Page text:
by Kent Smerdon, Captain (ret’d) AKS, former Air force fighter and VIP pilot, heavy jet (B-767) Captain
The captain did it.
There is no one else who had the authority, the motive, the opportunity and the knowledge to carry out such a perfect and, for want of a better word, elegant crime.
First, who did NOT do it:
ALL passengers and ALL flight attendants (and, I assume, their families plus any Malaysian Airport, Malaysian Airline pilot and ground personnel who had come within a country mile of the aircraft in the prior month) were investigated and exonerated. No groups or organizations of any kind…political, religious, criminal, family, rebel, partisan, terrorist, Chinese or Malaysian government rival factions…claimed responsibility for the incident. No ransom demand was ever made, ending speculation that the aircraft was high-jacked and hidden away at some jungle airstrip. It was not the CIA, the FBI, Delta Force, the Green Berets, the Taliban, Al Quada, Al Shabab, the Russian mob, the North Koreans, or a tractor beam from a flying saucer. Tom Clancy’s wildest dreams did not make this airplane disappear. It was not somehow tampered with in advance then “hacked” (good grief!) from the ground or from a drone(!) whereby the pilots were rendered powerless to control the aircraft, flown by remote control (Dr. Evil?) and then landed “somewhere.”
It did not explode (if it had done so, it would’ve been found by now) nor did it catch fire…airplanes that have major fires don’t fly on for 6 hours and even minor fires cause frightened crews to head for the nearest strip of concrete as fast as they can go. But the most telling fact of all is that there was never any distress call either by radio or via the transponder. If there was a fire, explosion, serious malfunction or attempts to storm the steel flight deck door using a fire extinguisher as a battering ram, any Flight Crew innocent of wrong doing or complicity would’ve told somebody…anybody in the interim, that they were in distress. They didn’t, because none of the above happened. This was an inside job.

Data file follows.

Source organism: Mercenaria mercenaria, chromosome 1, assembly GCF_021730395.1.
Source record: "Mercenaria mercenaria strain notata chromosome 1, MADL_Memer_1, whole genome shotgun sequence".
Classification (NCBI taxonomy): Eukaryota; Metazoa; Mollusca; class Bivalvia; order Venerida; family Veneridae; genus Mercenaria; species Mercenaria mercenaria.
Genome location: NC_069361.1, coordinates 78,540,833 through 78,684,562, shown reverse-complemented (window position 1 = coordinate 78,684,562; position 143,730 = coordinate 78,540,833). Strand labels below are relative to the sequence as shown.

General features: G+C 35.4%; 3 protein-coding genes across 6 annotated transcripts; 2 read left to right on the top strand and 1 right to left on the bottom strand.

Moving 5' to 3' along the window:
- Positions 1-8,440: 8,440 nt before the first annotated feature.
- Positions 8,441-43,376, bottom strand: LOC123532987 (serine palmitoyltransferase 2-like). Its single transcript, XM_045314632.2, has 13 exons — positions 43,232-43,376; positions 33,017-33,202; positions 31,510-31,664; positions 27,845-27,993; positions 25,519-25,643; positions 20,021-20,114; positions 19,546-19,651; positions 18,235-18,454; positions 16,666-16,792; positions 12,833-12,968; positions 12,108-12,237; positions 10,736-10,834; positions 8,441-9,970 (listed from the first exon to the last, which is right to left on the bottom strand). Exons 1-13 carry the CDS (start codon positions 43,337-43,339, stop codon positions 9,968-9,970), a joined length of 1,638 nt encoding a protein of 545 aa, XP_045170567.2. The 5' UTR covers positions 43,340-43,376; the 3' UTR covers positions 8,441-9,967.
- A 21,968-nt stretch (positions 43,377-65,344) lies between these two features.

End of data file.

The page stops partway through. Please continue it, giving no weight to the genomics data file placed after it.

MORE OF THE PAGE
The First Officer: He was engaged to be married and could afford to do so thanks to his new and higher hourly paid position on the B-777. Any pilot recently engaged to his future bride and so new on such a remarkable machine would be excited enough about just doing his job. He would not be planning the crime of the century. I know because I’ve experienced the same thing. It was not him.
Who did it?
Experienced, competent, trusted….in other words, the perfect villain. All this nonsense about pilots being “perfect” is rubbish. They’re people, and while they may act more responsibly then some other professionals in their daily lives, there is a very big reason for this. Let’s face some facts…after all the hours of training, the enormous costs, being the newbie at the bottom of the seniority list, the simulators, the interviews, the psych tests, and the medicals, when the big bucks finally start to roll in, any sane pro pilot is unlikely to act in any way to jeopardize what is still viewed as one of the most sought after professions in the world.
His motives to plan and do this terrible act could be many. It was rumored that his wife had left him and that he may have been having mistress “issues”. What a fertile ground indeed for mental strife and irrational acts. Adultery? Divorce? Prostitution? Blackmail? Was he secretly gay? Family shame? Family honor? Gambling debts? Mob/Loan shark pressure? Drug addiction? The list is endless.
I firmly believe that he not only wanted to take his own life, but he wanted to cover it up and he viewed the other unfortunate victims as collateral damage. He wanted to cover his tracks in such a thorough manner in order for his family to collect life insurance and be spared any attached shame for his act. Appeasement/guilt for the adultery perhaps? Perhaps he could not live “in the closet” any longer? Who knows? The fact is, unless evidence is found and proven otherwise, murder/suicide must be ruled out. Therefore, any insurance policy remains valid and he wanted his family to collect.